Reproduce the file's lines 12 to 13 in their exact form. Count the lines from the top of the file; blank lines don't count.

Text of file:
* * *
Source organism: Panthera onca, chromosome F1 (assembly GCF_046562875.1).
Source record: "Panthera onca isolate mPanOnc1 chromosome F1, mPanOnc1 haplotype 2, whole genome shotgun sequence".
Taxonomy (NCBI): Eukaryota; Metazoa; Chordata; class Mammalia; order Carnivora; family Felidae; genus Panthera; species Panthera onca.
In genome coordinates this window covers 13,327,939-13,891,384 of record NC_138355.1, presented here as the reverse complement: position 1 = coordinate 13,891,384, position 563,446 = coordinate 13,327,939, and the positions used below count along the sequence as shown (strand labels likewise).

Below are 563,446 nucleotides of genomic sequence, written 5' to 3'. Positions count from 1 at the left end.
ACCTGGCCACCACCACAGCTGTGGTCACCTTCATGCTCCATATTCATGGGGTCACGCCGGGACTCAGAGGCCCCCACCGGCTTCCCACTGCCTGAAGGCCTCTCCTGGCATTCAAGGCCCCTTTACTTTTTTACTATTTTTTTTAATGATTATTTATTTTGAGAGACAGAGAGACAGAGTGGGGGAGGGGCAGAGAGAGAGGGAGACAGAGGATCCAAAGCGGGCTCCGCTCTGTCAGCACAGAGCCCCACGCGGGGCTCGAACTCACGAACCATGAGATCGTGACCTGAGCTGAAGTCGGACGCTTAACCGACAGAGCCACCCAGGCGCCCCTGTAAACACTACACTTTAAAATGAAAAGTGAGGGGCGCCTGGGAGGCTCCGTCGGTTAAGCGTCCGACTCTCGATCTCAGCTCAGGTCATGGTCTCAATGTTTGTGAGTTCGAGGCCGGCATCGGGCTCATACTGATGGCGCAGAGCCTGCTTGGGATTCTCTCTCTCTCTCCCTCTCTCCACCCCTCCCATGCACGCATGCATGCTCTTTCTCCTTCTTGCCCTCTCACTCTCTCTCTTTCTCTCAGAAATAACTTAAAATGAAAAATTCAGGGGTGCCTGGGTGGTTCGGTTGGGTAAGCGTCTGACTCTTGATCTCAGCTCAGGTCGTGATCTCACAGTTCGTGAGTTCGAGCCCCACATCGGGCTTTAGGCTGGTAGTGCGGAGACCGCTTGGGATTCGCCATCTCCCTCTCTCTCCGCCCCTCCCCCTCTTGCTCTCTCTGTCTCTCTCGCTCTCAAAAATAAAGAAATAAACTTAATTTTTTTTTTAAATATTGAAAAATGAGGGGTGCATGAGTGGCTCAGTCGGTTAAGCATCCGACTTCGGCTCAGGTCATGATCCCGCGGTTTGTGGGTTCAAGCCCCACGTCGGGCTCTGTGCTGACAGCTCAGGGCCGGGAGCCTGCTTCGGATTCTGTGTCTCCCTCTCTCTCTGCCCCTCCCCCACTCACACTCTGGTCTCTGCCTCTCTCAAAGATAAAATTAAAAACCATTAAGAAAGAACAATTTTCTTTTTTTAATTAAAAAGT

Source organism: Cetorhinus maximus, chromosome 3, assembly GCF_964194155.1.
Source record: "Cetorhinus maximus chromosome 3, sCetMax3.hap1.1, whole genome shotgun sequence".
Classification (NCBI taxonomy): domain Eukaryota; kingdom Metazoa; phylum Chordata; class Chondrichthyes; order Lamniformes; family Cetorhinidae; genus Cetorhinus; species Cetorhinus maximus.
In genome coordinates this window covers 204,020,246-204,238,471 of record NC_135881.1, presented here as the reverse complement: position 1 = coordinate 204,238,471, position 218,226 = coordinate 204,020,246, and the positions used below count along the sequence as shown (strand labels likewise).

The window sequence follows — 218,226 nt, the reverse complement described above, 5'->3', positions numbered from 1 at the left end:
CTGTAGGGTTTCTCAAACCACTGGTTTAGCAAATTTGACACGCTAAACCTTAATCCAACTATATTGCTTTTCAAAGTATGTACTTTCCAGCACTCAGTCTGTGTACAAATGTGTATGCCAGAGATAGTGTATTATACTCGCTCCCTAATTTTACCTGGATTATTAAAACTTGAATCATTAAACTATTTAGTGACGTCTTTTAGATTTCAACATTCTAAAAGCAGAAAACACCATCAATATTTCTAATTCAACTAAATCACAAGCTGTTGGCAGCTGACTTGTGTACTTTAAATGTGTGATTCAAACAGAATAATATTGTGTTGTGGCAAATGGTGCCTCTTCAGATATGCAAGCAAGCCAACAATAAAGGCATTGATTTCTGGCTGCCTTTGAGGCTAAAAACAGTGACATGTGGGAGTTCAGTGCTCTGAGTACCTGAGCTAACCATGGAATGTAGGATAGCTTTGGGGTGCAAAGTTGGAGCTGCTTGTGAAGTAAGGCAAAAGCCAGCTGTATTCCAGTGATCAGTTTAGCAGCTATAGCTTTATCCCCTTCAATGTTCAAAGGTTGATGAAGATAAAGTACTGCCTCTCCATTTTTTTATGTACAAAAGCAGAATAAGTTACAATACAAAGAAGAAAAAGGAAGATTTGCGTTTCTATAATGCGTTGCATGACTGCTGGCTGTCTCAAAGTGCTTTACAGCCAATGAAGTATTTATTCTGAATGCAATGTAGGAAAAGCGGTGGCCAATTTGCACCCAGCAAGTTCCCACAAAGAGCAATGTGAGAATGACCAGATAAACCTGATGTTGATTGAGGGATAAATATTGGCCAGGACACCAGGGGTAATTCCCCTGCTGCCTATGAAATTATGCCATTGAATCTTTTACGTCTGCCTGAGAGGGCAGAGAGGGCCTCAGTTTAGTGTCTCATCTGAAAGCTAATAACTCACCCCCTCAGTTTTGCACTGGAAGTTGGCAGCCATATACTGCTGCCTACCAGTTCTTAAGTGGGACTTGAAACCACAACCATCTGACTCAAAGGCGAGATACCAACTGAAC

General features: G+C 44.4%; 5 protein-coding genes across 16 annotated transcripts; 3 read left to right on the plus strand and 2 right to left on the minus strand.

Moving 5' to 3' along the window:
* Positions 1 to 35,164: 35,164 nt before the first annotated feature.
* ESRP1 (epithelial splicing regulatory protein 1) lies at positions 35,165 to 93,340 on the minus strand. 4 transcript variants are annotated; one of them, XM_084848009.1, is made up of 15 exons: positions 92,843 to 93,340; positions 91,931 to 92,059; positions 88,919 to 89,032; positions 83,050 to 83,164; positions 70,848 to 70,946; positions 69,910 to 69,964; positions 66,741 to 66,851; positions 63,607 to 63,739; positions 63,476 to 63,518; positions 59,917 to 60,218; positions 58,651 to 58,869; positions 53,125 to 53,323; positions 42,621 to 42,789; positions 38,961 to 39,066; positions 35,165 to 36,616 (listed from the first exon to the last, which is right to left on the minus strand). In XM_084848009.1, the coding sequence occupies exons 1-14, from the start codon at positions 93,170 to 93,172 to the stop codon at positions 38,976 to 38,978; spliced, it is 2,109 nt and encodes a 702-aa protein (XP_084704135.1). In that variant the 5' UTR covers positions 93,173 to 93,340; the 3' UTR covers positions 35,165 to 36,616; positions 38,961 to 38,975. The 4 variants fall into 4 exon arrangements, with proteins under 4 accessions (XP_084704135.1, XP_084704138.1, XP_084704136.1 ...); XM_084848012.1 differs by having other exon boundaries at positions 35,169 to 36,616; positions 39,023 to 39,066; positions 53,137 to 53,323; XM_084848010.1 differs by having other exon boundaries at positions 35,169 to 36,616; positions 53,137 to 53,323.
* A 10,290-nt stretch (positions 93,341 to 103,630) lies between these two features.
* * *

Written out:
CTGTAGGGTTTCTCAAACCACTGGTTTAGCAAATTTGACACGCTAAACCTTAATCCAACTATATTGCTTTTCAAAGTATGTACTTTCCAGCACTCAGTCTGTGTACAAATGTGTATGCCAGAGATAGTGTATTATACTCGCTCCCTAATTTTACCTGGATTATTAAAACTTGAATCATTAAACTATTTAGTGACGTCTTTTAGATTTCAACATTCTAAAAGCAGAAAACACCATCAATATTTCTAATTCAACTAAATCACAAGCTGTTGGCAGCTGACTTGTGTACTTTAAATGTGTGATTCAAACAGAATAATATTGTGTTGTGGCAAATGGTGCCTCTTCAGATATGCAAGCAAGCCAACAATAAAGGCATTGATTTCTGGCTGCCTTTGAGGCTAAAAACAGTGACATGTGGGAGTTCAGTGCTCTGAGTACCTGAGCTAACCATGGAATGTAGGATAGCTTTGGGGTGCAAAGTTGGAGCTGCTTGTGAAGTAAGGCAAAAGCCAGCTGTATTCCAGTGATCAGTTTAGCAGCTATAGCTTTATCCCCTTCAATGTTCAAAGGTTGATGAAGATAAAGTACTGCCTCTCCATTTTTTTATGTACAAAAGCAGAATAAGTTACAATACAAAGAAGAAAAAGGAAGATTTGCGTTTCTATAATGCGTTGCATGACTGCTGGCTGTCTCAAAGTGCTTTACAGCCAATGAAGTATTTATTCTGAATGCAATGTAGGAAAAGCGGTGGCCAATTTGCACCCAGCAAGTTCCCACAAAGAGCAATGTGAGAATGACCAGATAAACCTGATGTTGATTGAGGGATAAATATTGGCCAGGACACCAGGGGTAATTCCCCTGCTGCCTATGAAATTATGCCATTGAATCTTTTACGTCTGCCTGAGAGGGCAGAGAGGGCCTCAGTTTAGTGTCTCATCTGAAAGCTAATAACTCACCCCCTCAGTTTTGCACTGGAAGTTGGCAGCCATATACTGCTGCCTACCAGTTCTTAAGTGGGACTTGAAACCACAACCATCTGACTCAAAGGCGAGATACCAACTGAAC

General features: G+C 44.4%; 5 protein-coding genes across 16 annotated transcripts; 3 read left to right on the plus strand and 2 right to left on the minus strand.